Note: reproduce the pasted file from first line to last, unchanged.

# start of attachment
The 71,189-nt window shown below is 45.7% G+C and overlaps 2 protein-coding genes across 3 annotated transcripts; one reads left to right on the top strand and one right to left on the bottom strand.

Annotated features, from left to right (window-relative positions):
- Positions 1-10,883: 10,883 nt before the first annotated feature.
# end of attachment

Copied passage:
The 71,189-nt window shown below is 45.7% G+C and overlaps 2 protein-coding genes across 3 annotated transcripts; one reads left to right on the top strand and one right to left on the bottom strand.

Annotated features, from left to right (window-relative positions):
- Positions 1-10,883: 10,883 nt before the first annotated feature.